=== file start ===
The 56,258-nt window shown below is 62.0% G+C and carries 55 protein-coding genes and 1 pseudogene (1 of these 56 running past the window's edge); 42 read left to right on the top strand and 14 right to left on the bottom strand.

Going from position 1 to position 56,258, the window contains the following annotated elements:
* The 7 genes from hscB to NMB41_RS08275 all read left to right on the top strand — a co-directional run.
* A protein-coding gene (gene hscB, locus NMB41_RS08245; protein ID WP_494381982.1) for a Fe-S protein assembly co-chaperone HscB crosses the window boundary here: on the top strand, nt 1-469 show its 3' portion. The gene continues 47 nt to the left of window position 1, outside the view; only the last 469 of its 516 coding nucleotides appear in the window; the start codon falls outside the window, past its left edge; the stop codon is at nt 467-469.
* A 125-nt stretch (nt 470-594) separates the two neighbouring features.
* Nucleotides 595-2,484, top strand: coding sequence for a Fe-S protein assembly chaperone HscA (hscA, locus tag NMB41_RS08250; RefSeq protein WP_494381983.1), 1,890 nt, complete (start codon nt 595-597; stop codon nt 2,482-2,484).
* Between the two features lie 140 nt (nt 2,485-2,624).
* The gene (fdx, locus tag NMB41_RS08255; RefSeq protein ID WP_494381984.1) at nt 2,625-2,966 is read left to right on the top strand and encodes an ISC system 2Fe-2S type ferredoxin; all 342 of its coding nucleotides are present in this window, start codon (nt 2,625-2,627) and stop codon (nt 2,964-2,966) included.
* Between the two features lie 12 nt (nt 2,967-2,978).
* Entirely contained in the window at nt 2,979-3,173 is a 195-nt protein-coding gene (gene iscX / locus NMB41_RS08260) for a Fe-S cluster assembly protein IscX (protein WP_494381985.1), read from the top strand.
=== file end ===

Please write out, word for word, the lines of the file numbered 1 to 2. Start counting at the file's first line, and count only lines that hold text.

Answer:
The 56,258-nt window shown below is 62.0% G+C and carries 55 protein-coding genes and 1 pseudogene (1 of these 56 running past the window's edge); 42 read left to right on the top strand and 14 right to left on the bottom strand.

Going from position 1 to position 56,258, the window contains the following annotated elements: